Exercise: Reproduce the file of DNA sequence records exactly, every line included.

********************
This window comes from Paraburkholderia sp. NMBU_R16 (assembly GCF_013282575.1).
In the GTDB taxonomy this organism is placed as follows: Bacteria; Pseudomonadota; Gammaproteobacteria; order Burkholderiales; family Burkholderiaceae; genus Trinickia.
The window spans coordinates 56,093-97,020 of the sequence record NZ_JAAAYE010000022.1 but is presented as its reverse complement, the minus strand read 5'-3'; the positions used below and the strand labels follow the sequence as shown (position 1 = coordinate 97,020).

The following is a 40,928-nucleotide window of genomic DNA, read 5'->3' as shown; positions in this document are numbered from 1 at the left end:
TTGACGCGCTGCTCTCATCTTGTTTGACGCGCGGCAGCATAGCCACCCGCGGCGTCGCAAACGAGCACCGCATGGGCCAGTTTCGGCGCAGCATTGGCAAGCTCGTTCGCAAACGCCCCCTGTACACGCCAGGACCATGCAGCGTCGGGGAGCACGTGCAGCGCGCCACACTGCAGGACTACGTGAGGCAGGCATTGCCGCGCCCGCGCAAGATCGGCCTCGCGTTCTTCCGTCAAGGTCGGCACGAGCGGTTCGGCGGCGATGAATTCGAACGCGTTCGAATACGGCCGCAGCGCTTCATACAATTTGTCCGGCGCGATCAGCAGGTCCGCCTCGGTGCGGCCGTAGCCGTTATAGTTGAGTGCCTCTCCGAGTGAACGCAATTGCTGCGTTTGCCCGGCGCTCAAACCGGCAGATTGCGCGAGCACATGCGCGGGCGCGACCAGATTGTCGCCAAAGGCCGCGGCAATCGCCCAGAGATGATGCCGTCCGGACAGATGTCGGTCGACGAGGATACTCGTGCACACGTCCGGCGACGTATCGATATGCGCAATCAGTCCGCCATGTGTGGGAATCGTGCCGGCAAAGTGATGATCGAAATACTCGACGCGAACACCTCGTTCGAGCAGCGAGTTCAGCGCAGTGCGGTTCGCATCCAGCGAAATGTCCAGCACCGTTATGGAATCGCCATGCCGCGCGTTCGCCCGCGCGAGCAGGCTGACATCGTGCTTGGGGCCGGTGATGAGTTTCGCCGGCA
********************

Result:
This window comes from Paraburkholderia sp. NMBU_R16 (assembly GCF_013282575.1).
In the GTDB taxonomy this organism is placed as follows: Bacteria; Pseudomonadota; Gammaproteobacteria; order Burkholderiales; family Burkholderiaceae; genus Trinickia.
The window spans coordinates 56,093-97,020 of the sequence record NZ_JAAAYE010000022.1 but is presented as its reverse complement, the minus strand read 5'-3'; the positions used below and the strand labels follow the sequence as shown (position 1 = coordinate 97,020).

The following is a 40,928-nucleotide window of genomic DNA, read 5'->3' as shown; positions in this document are numbered from 1 at the left end:
TTGACGCGCTGCTCTCATCTTGTTTGACGCGCGGCAGCATAGCCACCCGCGGCGTCGCAAACGAGCACCGCATGGGCCAGTTTCGGCGCAGCATTGGCAAGCTCGTTCGCAAACGCCCCCTGTACACGCCAGGACCATGCAGCGTCGGGGAGCACGTGCAGCGCGCCACACTGCAGGACTACGTGAGGCAGGCATTGCCGCGCCCGCGCAAGATCGGCCTCGCGTTCTTCCGTCAAGGTCGGCACGAGCGGTTCGGCGGCGATGAATTCGAACGCGTTCGAATACGGCCGCAGCGCTTCATACAATTTGTCCGGCGCGATCAGCAGGTCCGCCTCGGTGCGGCCGTAGCCGTTATAGTTGAGTGCCTCTCCGAGTGAACGCAATTGCTGCGTTTGCCCGGCGCTCAAACCGGCAGATTGCGCGAGCACATGCGCGGGCGCGACCAGATTGTCGCCAAAGGCCGCGGCAATCGCCCAGAGATGATGCCGTCCGGACAGATGTCGGTCGACGAGGATACTCGTGCACACGTCCGGCGACGTATCGATATGCGCAATCAGTCCGCCATGTGTGGGAATCGTGCCGGCAAAGTGATGATCGAAATACTCGACGCGAACACCTCGTTCGAGCAGCGAGTTCAGCGCAGTGCGGTTCGCATCCAGCGAAATGTCCAGCACCGTTATGGAATCGCCATGCCGCGCGTTCGCCCGCGCGAGCAGGCTGACATCGTGCTTGGGGCCGGTGATGAGTTTCGCCGGCA